The Power of Political Protest
By Bai Linh Hoang (Doctoral Student, Ameican Politics)
Jan 24, 2013
Citizens engage in political protests when they believe that conventional forms of political participation have not made the government responsive to their preferences, needs, and grievances. In light of the recent commemoration of Dr. Martin Luther King’s efforts at advancing civil rights, we are reminded of the potent power of various tactics of political protests such as civil disobedience. Since the Civil Rights Era, protest has still been a tactic that citizens resort to for the purpose of voicing objections to what they perceive as the government’s lack of response to social injustices. Despite the advances and progress that political minorities have been made since the Civil Rights Era, there is no strong consensus among scholars about the effectiveness of this unconventional form of political activity. Thus, the question remains concerning the efficacy of protests: To what extent do politicians pay attention to and react to them?
Dr. Daniel Gillion, from the University of Pennsylvania, provided a persuasive answer to this question on November 30, 2012 in his talk “The Political Power of Protest.” Dr. Gillion spoke about the direct influence that political protest behavior has on Congress, the presidency, and the Supreme Court, showing how protest can be a form of democratic responsiveness that government officials have used, and continue to draw upon, to implement federal policies. His presentation focused on racial and ethnic minority concerns, demonstrating that the context of political protest served as a signal for political preferences. According to Dr. Gillion, “Politicians learned from minority protest and responded when they felt emboldened by stronger informational cues stemming from citizens’ behavior, a theory referred to as the ‘information continuum.’” Despite the fact that the shift from protests to more conventional forms of politics “has opened the door for institutionalized political opportunity,” Dr. Gillion’s presentation reminds us that for political and racial minorities, protest still exists as a powerful tool to illustrate the inequalities that exist in contemporary society.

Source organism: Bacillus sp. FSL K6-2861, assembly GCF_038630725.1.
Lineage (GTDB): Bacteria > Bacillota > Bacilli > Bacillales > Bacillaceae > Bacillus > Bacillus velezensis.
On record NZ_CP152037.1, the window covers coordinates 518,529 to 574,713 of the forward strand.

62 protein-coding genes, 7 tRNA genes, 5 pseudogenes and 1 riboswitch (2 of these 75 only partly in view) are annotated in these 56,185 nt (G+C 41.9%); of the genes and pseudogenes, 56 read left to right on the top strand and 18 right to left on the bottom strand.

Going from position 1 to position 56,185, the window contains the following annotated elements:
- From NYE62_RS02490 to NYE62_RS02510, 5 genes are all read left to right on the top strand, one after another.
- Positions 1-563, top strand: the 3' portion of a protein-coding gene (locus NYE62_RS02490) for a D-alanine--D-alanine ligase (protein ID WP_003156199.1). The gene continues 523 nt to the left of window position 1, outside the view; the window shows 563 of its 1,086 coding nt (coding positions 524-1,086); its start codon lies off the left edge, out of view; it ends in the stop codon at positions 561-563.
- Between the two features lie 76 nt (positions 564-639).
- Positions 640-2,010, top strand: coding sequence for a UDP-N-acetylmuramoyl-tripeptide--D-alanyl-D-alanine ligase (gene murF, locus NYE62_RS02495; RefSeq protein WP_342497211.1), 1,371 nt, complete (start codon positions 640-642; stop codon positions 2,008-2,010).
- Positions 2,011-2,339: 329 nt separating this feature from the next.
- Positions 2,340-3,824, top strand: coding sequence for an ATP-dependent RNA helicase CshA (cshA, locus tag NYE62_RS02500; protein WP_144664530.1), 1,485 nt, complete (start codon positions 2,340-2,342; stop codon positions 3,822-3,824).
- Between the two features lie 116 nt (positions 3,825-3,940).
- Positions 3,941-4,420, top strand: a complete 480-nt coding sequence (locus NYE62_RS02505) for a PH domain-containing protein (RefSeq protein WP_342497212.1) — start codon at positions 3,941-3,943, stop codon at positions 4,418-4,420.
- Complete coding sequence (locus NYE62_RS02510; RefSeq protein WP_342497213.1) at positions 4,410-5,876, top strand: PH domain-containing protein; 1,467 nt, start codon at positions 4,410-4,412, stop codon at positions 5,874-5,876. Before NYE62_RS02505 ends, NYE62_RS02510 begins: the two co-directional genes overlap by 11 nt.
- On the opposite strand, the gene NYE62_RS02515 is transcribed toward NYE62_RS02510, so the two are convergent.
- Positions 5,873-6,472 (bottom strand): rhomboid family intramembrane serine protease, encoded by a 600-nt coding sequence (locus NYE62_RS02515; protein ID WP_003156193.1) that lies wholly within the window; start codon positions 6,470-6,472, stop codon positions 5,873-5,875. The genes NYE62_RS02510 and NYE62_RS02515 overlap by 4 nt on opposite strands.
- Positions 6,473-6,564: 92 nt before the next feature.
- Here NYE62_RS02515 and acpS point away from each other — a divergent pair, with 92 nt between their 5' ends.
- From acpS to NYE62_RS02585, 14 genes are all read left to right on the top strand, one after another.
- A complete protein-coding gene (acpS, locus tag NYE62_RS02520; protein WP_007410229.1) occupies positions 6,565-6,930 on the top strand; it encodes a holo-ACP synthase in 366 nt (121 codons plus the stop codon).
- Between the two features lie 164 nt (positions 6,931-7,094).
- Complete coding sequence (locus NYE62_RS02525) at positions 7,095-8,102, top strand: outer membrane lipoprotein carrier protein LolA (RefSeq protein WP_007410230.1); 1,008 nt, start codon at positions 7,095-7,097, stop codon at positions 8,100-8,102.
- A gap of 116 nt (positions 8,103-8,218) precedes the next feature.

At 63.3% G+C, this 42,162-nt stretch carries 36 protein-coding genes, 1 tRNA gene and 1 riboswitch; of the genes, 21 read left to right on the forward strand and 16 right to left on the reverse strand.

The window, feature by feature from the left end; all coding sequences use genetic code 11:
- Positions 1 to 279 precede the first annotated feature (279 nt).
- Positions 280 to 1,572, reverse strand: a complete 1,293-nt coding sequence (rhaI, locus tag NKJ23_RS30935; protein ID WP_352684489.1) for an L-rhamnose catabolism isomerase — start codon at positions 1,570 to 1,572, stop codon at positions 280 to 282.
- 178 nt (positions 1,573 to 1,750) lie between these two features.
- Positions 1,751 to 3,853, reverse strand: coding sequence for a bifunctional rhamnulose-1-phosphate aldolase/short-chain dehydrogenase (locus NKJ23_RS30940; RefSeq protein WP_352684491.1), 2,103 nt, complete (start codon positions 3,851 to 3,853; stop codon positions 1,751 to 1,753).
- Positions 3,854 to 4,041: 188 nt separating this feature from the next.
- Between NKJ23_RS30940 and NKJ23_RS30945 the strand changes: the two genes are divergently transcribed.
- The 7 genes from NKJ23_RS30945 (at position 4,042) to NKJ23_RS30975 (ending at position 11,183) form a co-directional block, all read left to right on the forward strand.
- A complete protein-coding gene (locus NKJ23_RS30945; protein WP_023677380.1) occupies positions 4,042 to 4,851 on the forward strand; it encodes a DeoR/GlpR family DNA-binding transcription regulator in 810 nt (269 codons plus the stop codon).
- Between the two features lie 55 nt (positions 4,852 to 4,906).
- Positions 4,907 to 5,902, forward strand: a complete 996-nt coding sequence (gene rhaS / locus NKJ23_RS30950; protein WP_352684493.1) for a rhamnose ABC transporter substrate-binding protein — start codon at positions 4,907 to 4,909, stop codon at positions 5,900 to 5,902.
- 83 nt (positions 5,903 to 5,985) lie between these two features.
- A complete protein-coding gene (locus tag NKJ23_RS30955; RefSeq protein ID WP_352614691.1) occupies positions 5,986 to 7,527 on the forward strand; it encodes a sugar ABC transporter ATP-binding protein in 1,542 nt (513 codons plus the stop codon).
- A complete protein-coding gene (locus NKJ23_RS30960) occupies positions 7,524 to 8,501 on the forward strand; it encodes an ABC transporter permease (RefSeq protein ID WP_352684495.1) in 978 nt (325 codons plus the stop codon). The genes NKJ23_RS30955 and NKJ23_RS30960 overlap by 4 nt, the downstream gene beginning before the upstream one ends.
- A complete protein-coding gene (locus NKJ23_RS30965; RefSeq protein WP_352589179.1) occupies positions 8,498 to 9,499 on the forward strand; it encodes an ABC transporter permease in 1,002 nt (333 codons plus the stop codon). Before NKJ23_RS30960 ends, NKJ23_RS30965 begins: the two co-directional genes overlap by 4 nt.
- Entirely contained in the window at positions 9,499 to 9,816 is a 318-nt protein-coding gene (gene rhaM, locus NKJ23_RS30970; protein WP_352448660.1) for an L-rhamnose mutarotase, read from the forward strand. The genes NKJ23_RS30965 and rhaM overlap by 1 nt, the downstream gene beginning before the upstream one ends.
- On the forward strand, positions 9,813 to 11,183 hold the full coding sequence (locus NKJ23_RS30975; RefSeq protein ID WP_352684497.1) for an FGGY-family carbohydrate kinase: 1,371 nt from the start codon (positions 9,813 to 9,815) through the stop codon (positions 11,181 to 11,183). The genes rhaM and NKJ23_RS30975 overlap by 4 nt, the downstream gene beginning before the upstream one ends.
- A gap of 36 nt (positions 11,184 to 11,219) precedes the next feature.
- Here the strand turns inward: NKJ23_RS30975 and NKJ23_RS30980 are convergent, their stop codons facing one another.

Professor Gillion spoke to and answered questions from an engaged audience that spanned a variety of disciplines including, but not limited to, Sociology, Social Work, African American Studies, and Political Science. He was invited to speak as part of the Political Scientists of Color’s Distinguished Speaker Series. Political Scientists of Color is a network of political scientists at the University of Michigan that recognizes both the numerous challenges and opportunities for students and faculty of color in the discipline and therefore aims to preserve and enhance a diverse academic and professional environment through social and professional events. The Distinguished Speaker Series is an annual event that provides an opportunity for students and faculty to learn about a novel research project related to race/ethnicity and politics conducted by a notable scholar outside the University of Michigan.
Professor Daniel Gillion is an assistant professor of Political Science at the University of Pennsylvania. He is also a Robert Wood Johnson Health Policy Scholar at Harvard University for 2012-2014. His research interests focus on racial and ethnic politics, political behavior, public opinion, and the American presidency. Professor Daniel Gillion earned his PhD in Political Science from the University of Rochester.